The most important result relates to the co-variation between cortisol concentrations and carcass composition, both between and within lines, with some exceptions. The general pattern is that the content of fat increases – and therefore the content of muscle decreases – with increasing concentrations of cortisol. This relationship reflects the effects of cortisol on metabolism since cortisol favours the storage of lipids (in the presence of insulin) at the expense of proteins, via peripheral catabolism and hepatic neoglucogenesis (Devenport et al., Reference Devenport, Knehans, Sundstrom and Thomas1989; Dallman et al., Reference Dallman, Strack, Akana, Bradbury, Hanson, Scribner and Smith1993). Across lines (without the Piétrain pigs), the correlation coefficient reached −0.46 (PLEAN v. cortisol concentration in urine collected on farm), so that approximately 21% of variation in fatness could be explained by variations in cortisol production. This proportion was much lower within lines (up to 7%), eventually because less polymorphic genes are segregating within than across lines. The Piétrain line used in the present study does not fit in this general scheme, with its relatively high concentrations of cortisol, similar to the concentrations found in Duroc pigs (Rosochacki et al., Reference Rosochacki, Piekarzewska, Poloszynowicz and Sakowski2000), despite its extreme leanness. One explanation may be that the corticosteroid receptors that mediate the metabolic effect of cortisol are relatively insensitive to their ligand; it would also explain the absence of correlation between cortisol concentrations and carcass composition in the Piétrain line. Indeed large genetic variations of receptor efficiency and their metabolic implications have been described, e.g. in humans (DeRijk et al., Reference DeRijk, Schaaf and de Kloet2002) and rats (Marissal-Arvy et al., Reference Marissal-Arvy, Lombes, Petterson, Moisan and Mormède2004). The functionality of corticosteroid receptors will have to be explored in similar Piétrain-line pigs to confirm this hypothesis.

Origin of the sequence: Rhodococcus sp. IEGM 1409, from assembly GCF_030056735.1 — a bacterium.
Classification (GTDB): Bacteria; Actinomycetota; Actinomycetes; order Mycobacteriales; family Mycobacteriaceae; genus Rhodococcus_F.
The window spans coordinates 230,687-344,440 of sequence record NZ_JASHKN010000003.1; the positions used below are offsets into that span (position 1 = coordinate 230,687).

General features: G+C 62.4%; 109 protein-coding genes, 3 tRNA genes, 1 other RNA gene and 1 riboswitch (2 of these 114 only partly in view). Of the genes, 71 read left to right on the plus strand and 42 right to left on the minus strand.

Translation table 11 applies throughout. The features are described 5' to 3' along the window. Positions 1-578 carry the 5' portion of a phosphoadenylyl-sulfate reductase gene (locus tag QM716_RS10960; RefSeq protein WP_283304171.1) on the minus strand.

The relationship found between catecholamines and leanness is more difficult to understand and interpret. Part of this relationship results from the coupling between catecholamine and cortisol secretion. This is especially true for adrenaline, the synthesis of which is under control of cortisol that induces phenylethanolamine N-methyltransferase, the enzyme converting noradrenaline into adrenaline in the adrenal medulla (Ciaranello, Reference Ciaranello1978). However, noradrenaline basal concentrations and both catecholamines measured the morning after transport when the animals were in a state of fasting were negatively correlated with leanness, even after correction for cortisol concentrations. This relation is opposite to the effect of catecholamines on protein anabolism (Navegantes et al., Reference Navegantes, Migliorini and Kettelhut2002), and could rather be related to a differential resistance to fasting.